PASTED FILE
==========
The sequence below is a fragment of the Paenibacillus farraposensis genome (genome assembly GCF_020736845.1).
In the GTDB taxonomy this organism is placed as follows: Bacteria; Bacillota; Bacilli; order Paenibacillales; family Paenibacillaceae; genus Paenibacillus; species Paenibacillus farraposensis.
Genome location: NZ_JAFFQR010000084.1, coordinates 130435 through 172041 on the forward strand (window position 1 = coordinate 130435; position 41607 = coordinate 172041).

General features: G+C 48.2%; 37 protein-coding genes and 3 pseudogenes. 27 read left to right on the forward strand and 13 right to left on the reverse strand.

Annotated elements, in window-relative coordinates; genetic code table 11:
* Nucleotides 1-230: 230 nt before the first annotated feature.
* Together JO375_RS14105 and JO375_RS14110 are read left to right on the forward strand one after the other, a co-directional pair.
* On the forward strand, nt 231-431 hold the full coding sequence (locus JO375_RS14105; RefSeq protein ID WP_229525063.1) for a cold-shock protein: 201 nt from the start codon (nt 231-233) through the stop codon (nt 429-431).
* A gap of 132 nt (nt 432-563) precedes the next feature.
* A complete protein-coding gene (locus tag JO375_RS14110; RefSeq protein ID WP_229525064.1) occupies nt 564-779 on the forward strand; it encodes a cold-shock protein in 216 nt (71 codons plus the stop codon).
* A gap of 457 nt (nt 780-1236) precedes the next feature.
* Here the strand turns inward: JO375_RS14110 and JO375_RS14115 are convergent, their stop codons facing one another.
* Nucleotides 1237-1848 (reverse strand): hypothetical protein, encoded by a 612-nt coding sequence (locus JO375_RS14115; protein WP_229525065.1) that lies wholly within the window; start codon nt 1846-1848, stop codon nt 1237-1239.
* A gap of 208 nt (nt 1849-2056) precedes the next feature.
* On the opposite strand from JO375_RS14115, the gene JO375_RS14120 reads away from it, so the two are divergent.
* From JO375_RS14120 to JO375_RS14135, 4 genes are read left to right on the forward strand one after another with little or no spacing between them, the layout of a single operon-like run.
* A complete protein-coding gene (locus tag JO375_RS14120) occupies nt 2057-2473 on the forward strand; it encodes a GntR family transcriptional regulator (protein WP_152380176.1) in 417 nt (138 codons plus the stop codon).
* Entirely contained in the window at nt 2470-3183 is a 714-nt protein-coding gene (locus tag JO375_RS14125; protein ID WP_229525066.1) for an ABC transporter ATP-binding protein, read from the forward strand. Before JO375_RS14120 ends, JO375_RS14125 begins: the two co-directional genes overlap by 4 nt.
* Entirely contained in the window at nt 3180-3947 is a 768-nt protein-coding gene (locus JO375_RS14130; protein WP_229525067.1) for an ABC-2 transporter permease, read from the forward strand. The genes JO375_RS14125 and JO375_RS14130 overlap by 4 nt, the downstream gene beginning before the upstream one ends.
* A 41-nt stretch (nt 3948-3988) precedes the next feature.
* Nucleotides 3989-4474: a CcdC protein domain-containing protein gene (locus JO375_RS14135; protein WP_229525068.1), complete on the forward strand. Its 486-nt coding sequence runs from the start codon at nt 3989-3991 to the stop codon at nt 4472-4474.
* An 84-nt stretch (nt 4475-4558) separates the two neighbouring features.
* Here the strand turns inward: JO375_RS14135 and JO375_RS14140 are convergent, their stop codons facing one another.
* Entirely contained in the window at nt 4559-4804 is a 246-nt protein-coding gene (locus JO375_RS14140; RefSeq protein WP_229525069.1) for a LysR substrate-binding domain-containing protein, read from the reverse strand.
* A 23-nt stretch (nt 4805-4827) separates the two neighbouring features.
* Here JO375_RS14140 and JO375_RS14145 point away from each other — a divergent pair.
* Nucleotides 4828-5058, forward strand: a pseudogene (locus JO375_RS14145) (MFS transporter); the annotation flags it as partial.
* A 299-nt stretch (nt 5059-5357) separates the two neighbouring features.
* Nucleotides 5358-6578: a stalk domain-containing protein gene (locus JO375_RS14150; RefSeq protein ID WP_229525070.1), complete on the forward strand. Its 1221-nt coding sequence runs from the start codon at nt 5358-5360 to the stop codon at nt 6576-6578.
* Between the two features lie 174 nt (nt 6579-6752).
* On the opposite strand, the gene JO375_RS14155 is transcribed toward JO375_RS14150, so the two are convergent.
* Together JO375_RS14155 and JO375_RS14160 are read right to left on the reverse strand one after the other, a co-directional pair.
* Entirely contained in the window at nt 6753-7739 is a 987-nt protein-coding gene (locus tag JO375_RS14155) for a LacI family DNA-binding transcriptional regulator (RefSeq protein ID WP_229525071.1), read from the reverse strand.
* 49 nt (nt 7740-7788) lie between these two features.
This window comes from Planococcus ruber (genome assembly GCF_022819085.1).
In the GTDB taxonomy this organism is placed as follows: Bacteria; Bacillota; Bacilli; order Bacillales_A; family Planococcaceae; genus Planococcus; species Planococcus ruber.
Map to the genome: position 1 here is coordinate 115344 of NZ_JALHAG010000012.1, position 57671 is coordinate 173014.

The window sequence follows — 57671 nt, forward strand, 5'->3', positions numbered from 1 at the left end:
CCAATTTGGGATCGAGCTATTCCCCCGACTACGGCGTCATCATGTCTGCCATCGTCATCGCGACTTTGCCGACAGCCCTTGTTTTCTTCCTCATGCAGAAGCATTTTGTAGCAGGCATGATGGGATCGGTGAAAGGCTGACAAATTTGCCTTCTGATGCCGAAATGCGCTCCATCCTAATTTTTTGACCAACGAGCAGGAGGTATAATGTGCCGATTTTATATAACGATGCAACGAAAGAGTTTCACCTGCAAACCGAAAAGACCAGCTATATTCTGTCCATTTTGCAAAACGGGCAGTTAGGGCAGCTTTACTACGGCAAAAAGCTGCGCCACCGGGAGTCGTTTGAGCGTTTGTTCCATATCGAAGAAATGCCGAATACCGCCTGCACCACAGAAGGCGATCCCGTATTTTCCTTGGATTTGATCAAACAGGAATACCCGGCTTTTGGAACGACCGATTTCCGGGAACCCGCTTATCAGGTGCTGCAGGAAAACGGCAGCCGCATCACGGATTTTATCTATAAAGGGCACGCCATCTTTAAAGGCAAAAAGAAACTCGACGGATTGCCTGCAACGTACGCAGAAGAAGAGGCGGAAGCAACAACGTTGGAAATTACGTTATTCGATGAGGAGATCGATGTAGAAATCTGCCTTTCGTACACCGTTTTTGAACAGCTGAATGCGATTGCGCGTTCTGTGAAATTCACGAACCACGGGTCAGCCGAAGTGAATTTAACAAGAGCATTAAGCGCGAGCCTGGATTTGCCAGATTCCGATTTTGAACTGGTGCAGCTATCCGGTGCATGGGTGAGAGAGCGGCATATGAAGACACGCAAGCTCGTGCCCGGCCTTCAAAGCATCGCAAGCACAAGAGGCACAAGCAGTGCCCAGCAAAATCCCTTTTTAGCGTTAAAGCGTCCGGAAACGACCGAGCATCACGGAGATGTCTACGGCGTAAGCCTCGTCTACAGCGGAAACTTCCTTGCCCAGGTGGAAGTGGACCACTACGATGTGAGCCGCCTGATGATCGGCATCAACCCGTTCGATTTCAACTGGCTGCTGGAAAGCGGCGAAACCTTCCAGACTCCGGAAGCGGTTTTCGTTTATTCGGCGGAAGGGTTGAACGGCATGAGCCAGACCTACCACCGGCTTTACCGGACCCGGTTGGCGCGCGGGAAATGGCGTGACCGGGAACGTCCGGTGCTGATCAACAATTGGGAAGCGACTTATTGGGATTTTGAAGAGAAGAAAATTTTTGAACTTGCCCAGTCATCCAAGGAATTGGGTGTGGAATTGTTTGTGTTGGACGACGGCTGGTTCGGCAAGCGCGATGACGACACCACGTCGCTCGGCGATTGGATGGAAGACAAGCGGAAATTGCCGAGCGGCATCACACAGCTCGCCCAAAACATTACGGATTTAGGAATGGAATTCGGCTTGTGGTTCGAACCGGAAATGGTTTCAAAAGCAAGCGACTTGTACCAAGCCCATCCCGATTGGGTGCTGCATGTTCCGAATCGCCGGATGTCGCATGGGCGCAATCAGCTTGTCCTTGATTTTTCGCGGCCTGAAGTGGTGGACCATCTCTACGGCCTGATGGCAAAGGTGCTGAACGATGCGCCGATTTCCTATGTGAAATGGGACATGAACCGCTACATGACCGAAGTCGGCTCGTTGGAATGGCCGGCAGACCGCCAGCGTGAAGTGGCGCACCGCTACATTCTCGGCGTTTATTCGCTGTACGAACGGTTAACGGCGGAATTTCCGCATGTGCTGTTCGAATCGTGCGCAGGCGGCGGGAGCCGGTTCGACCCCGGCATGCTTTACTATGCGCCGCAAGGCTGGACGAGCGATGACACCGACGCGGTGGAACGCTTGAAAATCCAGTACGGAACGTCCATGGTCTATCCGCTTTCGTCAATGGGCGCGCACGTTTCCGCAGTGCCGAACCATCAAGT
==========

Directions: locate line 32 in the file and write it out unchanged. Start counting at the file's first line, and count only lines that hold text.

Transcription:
* Together JO375_RS14155 and JO375_RS14160 are read right to left on the reverse strand one after the other, a co-directional pair.